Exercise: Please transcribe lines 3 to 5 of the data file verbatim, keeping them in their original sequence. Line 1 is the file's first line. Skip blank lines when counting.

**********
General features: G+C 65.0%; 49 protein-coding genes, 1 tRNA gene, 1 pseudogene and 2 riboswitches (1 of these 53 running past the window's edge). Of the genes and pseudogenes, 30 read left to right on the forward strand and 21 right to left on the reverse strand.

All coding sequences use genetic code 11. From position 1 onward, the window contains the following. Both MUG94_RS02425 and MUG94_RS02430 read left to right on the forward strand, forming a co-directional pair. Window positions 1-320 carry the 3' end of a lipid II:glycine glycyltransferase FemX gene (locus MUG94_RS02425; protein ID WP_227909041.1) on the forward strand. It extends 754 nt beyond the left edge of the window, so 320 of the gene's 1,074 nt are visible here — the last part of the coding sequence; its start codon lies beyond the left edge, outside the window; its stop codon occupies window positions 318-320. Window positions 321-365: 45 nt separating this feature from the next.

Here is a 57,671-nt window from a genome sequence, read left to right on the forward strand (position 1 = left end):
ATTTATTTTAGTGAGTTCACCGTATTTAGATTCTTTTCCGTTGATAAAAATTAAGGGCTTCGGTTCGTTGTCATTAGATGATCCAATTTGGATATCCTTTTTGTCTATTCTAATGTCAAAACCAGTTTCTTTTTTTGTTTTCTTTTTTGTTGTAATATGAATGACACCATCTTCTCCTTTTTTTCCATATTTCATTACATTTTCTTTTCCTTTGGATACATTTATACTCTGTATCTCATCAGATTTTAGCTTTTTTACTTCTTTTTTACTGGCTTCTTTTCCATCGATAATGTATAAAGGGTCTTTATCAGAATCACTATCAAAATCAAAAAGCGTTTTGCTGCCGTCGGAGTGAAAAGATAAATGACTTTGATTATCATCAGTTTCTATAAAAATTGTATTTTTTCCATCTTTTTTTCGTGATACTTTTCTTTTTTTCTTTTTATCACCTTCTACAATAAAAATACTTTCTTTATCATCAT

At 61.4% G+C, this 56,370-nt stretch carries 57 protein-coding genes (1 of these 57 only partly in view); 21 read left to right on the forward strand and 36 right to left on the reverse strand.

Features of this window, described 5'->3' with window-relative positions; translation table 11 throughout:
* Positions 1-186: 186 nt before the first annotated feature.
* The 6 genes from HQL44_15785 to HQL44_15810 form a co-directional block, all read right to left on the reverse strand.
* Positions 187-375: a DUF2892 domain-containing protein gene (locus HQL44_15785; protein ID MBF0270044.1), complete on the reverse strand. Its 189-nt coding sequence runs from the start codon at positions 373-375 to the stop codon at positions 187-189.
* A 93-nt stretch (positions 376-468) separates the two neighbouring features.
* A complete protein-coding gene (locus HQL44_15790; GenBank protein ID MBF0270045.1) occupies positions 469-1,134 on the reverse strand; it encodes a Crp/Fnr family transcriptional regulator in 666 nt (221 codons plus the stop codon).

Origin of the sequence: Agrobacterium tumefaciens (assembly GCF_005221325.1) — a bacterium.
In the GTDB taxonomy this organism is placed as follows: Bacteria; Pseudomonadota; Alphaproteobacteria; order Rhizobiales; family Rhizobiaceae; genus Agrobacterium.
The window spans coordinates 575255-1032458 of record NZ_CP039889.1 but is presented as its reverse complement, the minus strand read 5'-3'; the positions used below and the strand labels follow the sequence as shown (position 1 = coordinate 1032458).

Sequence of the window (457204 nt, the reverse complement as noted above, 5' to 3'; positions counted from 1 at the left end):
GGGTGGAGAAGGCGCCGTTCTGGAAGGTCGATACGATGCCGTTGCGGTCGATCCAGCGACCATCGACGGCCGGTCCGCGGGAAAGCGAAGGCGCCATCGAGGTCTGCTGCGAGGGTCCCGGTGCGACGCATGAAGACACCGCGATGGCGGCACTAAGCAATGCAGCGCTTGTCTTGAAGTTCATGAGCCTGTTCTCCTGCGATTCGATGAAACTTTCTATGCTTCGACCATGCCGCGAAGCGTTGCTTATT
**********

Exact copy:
Here is a 57,671-nt window from a genome sequence, read left to right on the forward strand (position 1 = left end):
ATTTATTTTAGTGAGTTCACCGTATTTAGATTCTTTTCCGTTGATAAAAATTAAGGGCTTCGGTTCGTTGTCATTAGATGATCCAATTTGGATATCCTTTTTGTCTATTCTAATGTCAAAACCAGTTTCTTTTTTTGTTTTCTTTTTTGTTGTAATATGAATGACACCATCTTCTCCTTTTTTTCCATATTTCATTACATTTTCTTTTCCTTTGGATACATTTATACTCTGTATCTCATCAGATTTTAGCTTTTTTACTTCTTTTTTACTGGCTTCTTTTCCATCGATAATGTATAAAGGGTCTTTATCAGAATCACTATCAAAATCAAAAAGCGTTTTGCTGCCGTCGGAGTGAAAAGATAAATGACTTTGATTATCATCAGTTTCTATAAAAATTGTATTTTTTCCATCTTTTTTTCGTGATACTTTTCTTTTTTTCTTTTTATCACCTTCTACAATAAAAATACTTTCTTTATCATCAT

At 61.4% G+C, this 56,370-nt stretch carries 57 protein-coding genes (1 of these 57 only partly in view); 21 read left to right on the forward strand and 36 right to left on the reverse strand.